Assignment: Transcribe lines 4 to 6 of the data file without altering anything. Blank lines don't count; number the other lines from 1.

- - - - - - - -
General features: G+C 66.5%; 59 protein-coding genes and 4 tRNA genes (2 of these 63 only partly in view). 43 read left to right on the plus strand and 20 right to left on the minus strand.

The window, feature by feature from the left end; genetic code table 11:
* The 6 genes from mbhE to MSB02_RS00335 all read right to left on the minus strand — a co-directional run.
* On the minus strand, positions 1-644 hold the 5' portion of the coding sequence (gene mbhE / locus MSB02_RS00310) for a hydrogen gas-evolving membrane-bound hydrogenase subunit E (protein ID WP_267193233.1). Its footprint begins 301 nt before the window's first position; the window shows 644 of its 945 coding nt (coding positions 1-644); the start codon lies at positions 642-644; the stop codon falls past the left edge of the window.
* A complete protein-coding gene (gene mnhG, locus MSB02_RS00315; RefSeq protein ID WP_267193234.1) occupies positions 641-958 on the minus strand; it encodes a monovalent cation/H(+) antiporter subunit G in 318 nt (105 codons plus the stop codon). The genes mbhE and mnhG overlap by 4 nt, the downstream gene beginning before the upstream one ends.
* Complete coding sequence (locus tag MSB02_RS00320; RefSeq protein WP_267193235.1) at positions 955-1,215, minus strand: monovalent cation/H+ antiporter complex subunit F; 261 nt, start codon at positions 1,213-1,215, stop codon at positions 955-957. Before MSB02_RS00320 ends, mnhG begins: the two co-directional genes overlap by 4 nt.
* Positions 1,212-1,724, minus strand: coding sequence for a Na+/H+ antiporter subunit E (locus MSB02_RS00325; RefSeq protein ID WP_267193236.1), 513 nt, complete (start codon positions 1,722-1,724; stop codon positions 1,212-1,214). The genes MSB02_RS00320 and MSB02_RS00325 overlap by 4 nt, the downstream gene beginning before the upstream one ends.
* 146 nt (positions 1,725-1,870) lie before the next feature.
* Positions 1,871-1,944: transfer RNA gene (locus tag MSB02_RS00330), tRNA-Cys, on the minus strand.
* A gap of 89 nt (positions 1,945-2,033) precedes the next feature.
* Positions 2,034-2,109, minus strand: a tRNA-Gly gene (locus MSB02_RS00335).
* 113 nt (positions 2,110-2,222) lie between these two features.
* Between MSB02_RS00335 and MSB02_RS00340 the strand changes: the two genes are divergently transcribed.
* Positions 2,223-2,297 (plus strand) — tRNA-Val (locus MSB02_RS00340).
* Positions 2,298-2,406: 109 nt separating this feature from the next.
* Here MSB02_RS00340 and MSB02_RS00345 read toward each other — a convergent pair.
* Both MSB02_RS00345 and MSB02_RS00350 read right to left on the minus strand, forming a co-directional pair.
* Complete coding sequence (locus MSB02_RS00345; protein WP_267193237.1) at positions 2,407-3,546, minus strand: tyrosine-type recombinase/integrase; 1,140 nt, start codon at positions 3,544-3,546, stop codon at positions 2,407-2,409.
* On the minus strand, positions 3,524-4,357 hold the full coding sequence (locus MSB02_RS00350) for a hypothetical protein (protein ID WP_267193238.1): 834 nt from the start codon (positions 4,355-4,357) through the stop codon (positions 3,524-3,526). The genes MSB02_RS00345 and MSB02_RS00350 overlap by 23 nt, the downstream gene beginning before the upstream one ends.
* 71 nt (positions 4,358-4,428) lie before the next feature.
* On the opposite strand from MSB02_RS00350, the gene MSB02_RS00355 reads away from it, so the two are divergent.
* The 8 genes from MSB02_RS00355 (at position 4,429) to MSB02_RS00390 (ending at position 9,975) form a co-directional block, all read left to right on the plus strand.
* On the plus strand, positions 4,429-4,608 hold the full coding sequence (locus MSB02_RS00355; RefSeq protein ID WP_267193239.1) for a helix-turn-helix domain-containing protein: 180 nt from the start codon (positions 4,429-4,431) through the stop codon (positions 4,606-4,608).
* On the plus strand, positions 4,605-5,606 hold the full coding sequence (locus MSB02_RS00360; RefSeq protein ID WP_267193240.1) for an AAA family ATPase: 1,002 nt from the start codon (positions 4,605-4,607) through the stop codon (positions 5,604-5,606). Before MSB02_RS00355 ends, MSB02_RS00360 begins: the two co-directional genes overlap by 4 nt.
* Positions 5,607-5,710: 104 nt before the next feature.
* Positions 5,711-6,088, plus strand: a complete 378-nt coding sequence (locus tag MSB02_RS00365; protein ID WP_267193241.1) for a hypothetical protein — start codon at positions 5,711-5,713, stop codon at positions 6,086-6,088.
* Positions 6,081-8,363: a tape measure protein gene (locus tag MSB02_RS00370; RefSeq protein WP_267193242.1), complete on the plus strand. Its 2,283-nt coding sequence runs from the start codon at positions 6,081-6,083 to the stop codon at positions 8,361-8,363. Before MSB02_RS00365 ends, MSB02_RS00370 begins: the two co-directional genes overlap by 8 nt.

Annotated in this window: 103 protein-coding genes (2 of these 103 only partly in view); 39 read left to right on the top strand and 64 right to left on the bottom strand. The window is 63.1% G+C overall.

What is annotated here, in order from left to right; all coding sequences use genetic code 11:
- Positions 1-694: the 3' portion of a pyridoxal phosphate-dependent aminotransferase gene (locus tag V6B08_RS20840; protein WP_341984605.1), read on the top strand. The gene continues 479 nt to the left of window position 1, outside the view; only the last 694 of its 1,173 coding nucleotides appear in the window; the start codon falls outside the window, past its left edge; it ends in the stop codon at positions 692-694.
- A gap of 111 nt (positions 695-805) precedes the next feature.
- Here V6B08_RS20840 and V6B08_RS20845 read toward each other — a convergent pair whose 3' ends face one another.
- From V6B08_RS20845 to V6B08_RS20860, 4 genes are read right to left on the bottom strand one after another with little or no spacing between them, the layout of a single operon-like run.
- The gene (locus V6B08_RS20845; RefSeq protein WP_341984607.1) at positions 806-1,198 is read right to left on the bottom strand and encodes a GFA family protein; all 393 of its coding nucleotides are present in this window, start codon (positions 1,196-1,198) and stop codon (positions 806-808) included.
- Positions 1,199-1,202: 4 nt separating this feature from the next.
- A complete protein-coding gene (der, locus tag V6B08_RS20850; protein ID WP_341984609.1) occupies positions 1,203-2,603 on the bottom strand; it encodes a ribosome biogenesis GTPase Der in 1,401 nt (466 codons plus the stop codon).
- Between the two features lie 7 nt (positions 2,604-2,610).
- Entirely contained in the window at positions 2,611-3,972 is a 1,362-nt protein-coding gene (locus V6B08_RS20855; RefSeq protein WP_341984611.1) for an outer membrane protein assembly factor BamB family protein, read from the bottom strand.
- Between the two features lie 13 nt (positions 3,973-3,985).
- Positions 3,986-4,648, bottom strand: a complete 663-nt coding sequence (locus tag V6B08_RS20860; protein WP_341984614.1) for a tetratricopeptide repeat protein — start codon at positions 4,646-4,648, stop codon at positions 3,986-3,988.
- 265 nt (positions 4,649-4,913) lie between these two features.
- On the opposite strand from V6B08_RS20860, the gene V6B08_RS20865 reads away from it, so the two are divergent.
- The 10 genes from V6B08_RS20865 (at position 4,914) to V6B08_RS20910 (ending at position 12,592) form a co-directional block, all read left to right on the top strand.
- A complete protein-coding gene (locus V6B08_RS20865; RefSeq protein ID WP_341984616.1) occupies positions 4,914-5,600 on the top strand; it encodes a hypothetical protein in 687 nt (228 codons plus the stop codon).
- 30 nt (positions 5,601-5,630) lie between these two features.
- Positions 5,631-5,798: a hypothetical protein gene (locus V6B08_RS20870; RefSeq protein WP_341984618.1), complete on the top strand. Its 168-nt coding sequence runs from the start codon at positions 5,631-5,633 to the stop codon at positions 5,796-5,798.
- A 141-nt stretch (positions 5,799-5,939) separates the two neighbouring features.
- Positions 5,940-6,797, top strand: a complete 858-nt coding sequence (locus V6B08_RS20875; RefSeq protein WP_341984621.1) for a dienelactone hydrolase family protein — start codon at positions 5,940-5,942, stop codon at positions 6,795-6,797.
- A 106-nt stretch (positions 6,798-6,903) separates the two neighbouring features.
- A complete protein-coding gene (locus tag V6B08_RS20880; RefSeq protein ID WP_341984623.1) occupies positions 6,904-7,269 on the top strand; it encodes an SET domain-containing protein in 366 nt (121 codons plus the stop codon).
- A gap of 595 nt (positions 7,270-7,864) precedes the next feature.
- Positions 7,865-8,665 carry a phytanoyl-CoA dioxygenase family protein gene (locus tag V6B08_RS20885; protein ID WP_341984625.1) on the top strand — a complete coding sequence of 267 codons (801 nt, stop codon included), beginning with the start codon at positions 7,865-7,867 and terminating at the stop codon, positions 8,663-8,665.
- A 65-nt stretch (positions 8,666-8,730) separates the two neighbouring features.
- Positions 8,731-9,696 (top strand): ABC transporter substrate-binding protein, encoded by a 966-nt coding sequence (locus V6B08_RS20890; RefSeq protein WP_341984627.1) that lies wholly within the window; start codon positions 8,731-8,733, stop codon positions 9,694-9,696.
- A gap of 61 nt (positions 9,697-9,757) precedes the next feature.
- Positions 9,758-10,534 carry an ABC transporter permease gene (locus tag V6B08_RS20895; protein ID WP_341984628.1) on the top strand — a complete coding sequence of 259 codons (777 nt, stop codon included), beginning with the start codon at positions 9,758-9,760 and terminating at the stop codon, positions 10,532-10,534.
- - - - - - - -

* On the minus strand, positions 1-644 hold the 5' portion of the coding sequence (gene mbhE / locus MSB02_RS00310) for a hydrogen gas-evolving membrane-bound hydrogenase subunit E (protein ID WP_267193233.1). Its footprint begins 301 nt before the window's first position; the window shows 644 of its 945 coding nt (coding positions 1-644); the start codon lies at positions 642-644; the stop codon falls past the left edge of the window.
* A complete protein-coding gene (gene mnhG, locus MSB02_RS00315; RefSeq protein ID WP_267193234.1) occupies positions 641-958 on the minus strand; it encodes a monovalent cation/H(+) antiporter subunit G in 318 nt (105 codons plus the stop codon). The genes mbhE and mnhG overlap by 4 nt, the downstream gene beginning before the upstream one ends.
* Complete coding sequence (locus tag MSB02_RS00320; RefSeq protein WP_267193235.1) at positions 955-1,215, minus strand: monovalent cation/H+ antiporter complex subunit F; 261 nt, start codon at positions 1,213-1,215, stop codon at positions 955-957. Before MSB02_RS00320 ends, mnhG begins: the two co-directional genes overlap by 4 nt.